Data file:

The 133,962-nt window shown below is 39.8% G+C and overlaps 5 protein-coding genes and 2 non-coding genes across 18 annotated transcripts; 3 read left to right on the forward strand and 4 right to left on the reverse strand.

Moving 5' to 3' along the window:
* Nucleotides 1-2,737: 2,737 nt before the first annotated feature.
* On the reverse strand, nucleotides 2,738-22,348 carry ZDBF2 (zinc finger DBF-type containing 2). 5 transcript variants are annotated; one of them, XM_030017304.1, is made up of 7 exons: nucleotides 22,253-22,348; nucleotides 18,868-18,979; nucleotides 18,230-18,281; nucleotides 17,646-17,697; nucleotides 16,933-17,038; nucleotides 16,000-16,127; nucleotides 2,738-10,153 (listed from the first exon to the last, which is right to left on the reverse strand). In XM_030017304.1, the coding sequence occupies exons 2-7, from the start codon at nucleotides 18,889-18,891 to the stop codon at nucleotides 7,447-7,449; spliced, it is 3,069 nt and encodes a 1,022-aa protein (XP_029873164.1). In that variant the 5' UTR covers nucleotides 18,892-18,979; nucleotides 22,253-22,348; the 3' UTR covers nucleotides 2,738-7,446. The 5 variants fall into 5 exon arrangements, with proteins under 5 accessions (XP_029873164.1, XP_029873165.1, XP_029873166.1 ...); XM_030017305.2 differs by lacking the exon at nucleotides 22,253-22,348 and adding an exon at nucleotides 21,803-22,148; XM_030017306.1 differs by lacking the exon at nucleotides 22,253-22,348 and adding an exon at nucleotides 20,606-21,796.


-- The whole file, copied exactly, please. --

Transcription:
The 133,962-nt window shown below is 39.8% G+C and overlaps 5 protein-coding genes and 2 non-coding genes across 18 annotated transcripts; 3 read left to right on the forward strand and 4 right to left on the reverse strand.

Moving 5' to 3' along the window:
* Nucleotides 1-2,737: 2,737 nt before the first annotated feature.
* On the reverse strand, nucleotides 2,738-22,348 carry ZDBF2 (zinc finger DBF-type containing 2). 5 transcript variants are annotated; one of them, XM_030017304.1, is made up of 7 exons: nucleotides 22,253-22,348; nucleotides 18,868-18,979; nucleotides 18,230-18,281; nucleotides 17,646-17,697; nucleotides 16,933-17,038; nucleotides 16,000-16,127; nucleotides 2,738-10,153 (listed from the first exon to the last, which is right to left on the reverse strand). In XM_030017304.1, the coding sequence occupies exons 2-7, from the start codon at nucleotides 18,889-18,891 to the stop codon at nucleotides 7,447-7,449; spliced, it is 3,069 nt and encodes a 1,022-aa protein (XP_029873164.1). In that variant the 5' UTR covers nucleotides 18,892-18,979; nucleotides 22,253-22,348; the 3' UTR covers nucleotides 2,738-7,446. The 5 variants fall into 5 exon arrangements, with proteins under 5 accessions (XP_029873164.1, XP_029873165.1, XP_029873166.1 ...); XM_030017305.2 differs by lacking the exon at nucleotides 22,253-22,348 and adding an exon at nucleotides 21,803-22,148; XM_030017306.1 differs by lacking the exon at nucleotides 22,253-22,348 and adding an exon at nucleotides 20,606-21,796.